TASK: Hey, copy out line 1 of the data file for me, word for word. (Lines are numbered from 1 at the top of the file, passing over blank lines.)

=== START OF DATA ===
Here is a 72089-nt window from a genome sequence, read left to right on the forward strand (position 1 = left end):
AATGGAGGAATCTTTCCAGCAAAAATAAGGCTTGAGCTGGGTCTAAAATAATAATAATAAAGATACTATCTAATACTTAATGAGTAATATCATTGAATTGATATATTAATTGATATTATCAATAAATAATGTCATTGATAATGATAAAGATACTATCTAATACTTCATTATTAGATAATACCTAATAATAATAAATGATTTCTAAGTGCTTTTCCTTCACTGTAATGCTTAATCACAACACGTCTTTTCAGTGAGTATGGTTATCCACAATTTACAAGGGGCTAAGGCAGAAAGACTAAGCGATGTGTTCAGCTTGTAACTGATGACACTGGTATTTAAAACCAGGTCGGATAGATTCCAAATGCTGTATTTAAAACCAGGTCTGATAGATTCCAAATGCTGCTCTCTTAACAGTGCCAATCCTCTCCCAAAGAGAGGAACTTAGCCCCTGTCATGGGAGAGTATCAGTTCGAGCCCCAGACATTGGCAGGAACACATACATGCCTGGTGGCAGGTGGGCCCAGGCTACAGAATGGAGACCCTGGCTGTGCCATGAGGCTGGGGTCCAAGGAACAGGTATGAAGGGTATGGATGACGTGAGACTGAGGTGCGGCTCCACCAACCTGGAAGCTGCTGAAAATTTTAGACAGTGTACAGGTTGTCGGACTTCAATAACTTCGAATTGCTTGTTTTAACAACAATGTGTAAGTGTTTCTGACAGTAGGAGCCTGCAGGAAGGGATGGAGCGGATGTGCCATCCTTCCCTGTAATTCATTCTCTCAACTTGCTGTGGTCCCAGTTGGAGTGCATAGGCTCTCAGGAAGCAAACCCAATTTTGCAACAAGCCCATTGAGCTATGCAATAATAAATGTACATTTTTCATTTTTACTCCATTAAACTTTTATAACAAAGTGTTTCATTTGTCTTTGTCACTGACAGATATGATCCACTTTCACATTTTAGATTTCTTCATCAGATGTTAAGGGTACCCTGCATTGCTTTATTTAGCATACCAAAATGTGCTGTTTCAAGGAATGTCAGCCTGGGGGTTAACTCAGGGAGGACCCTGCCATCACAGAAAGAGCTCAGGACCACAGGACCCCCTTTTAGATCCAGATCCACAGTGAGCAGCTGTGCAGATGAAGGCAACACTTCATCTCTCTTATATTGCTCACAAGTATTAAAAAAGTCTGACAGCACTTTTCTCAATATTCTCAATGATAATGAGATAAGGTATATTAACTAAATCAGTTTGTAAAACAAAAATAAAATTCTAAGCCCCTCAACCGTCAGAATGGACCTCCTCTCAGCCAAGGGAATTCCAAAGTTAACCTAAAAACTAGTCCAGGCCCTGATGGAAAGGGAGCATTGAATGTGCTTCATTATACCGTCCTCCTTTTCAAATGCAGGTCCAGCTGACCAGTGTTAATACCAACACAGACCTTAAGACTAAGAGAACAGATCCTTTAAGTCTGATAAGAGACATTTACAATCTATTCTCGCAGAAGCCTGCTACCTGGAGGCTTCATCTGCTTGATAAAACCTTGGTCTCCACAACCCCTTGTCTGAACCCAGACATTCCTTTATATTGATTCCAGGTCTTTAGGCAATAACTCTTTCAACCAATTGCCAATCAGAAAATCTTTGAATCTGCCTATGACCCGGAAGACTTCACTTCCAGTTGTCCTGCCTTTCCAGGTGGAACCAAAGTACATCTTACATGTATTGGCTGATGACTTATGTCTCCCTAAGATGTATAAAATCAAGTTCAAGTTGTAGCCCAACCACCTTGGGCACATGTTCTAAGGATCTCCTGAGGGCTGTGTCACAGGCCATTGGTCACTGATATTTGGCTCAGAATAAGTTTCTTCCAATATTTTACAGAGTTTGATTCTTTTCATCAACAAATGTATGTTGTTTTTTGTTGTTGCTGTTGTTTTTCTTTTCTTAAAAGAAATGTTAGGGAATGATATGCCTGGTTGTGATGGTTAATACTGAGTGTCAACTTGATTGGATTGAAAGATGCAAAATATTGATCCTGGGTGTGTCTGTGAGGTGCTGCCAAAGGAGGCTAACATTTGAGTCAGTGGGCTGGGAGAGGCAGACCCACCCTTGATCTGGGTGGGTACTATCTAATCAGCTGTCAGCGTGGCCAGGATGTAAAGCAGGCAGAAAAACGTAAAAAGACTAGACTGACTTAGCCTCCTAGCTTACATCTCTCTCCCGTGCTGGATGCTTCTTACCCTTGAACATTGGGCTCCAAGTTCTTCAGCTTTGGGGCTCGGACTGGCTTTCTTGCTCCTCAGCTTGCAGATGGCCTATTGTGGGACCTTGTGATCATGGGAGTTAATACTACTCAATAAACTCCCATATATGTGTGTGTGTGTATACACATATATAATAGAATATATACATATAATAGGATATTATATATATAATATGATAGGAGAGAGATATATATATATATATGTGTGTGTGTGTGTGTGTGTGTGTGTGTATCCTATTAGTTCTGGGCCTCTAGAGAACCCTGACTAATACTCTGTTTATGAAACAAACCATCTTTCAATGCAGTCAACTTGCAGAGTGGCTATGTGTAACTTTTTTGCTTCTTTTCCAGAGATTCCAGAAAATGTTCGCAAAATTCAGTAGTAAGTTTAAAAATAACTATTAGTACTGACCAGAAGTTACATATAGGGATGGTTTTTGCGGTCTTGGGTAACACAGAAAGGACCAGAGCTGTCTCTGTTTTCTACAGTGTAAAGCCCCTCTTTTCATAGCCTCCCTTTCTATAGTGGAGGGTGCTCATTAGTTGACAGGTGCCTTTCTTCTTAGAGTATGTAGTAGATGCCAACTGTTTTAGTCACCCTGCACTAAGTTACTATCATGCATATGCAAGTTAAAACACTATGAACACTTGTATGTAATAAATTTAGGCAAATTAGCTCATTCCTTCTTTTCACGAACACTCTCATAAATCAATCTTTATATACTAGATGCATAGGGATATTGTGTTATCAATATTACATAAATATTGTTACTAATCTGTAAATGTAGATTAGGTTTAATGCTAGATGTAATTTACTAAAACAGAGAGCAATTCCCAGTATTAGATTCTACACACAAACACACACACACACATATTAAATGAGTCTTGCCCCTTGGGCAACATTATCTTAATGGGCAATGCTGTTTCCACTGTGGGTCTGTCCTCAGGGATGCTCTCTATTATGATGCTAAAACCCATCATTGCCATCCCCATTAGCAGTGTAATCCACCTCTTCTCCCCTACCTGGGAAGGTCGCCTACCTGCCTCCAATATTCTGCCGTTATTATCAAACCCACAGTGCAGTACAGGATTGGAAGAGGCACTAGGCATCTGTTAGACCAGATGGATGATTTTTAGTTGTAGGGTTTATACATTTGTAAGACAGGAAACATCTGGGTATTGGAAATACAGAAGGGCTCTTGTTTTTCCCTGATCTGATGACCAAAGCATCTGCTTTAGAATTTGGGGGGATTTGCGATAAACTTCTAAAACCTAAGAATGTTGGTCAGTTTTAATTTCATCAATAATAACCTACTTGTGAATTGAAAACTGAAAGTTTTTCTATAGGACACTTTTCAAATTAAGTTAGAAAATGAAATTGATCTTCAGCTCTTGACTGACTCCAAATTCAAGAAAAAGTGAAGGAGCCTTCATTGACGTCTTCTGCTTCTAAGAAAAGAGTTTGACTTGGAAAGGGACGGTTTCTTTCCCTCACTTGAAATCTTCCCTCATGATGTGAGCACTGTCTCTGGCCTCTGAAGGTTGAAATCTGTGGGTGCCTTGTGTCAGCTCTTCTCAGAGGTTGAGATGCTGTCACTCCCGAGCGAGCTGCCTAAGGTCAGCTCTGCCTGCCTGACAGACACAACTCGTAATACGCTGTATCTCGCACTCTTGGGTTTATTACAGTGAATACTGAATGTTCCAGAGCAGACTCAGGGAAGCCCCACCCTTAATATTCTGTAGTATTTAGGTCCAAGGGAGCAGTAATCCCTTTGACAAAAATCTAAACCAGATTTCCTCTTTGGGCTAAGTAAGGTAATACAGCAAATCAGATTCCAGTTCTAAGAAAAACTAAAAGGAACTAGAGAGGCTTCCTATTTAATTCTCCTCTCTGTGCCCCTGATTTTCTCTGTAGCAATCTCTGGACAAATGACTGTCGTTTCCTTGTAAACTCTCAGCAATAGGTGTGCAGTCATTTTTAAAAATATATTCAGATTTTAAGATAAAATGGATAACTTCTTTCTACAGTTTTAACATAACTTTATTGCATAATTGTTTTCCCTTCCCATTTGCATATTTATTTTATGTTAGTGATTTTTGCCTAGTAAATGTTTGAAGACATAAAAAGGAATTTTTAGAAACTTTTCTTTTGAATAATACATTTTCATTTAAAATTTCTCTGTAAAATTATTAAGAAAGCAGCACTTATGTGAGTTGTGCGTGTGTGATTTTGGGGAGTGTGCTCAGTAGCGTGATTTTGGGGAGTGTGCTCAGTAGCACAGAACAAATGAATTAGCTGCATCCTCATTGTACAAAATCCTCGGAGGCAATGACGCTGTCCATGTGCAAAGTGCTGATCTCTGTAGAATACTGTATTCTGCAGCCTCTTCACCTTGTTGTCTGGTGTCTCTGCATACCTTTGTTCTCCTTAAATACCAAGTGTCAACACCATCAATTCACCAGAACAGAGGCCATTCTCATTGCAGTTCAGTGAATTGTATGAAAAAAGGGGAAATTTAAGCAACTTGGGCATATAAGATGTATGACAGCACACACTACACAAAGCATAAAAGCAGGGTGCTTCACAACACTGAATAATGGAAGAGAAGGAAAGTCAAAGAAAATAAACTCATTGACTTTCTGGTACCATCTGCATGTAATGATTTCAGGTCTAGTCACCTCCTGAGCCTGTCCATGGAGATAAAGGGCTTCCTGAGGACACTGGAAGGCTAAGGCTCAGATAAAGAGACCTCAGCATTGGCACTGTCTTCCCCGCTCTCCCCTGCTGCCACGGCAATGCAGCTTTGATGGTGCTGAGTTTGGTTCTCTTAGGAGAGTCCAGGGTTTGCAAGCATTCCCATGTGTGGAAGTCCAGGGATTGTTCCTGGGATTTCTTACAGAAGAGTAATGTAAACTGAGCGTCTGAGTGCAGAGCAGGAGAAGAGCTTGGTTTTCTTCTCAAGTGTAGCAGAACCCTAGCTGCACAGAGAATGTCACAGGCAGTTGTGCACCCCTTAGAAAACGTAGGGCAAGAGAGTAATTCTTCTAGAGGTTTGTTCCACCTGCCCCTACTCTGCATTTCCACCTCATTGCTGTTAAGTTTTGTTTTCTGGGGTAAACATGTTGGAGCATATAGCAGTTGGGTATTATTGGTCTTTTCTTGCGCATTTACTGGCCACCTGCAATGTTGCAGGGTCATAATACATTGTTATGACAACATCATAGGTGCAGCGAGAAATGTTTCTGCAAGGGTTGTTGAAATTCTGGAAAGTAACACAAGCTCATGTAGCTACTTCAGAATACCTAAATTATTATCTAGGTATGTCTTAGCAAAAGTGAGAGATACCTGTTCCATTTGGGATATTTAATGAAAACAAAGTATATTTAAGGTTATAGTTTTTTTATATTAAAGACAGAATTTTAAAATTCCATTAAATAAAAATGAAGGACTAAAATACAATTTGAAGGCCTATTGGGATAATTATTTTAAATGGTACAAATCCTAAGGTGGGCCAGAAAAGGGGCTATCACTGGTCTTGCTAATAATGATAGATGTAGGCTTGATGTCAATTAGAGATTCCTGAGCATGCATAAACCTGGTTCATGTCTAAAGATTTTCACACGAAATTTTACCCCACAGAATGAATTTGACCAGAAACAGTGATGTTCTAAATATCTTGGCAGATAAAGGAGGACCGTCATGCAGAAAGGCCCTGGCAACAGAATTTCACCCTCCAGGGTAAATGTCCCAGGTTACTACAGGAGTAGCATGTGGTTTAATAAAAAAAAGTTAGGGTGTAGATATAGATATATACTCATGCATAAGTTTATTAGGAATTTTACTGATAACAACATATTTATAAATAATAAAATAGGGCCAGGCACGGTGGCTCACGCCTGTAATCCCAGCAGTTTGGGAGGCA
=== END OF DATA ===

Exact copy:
Here is a 72089-nt window from a genome sequence, read left to right on the forward strand (position 1 = left end):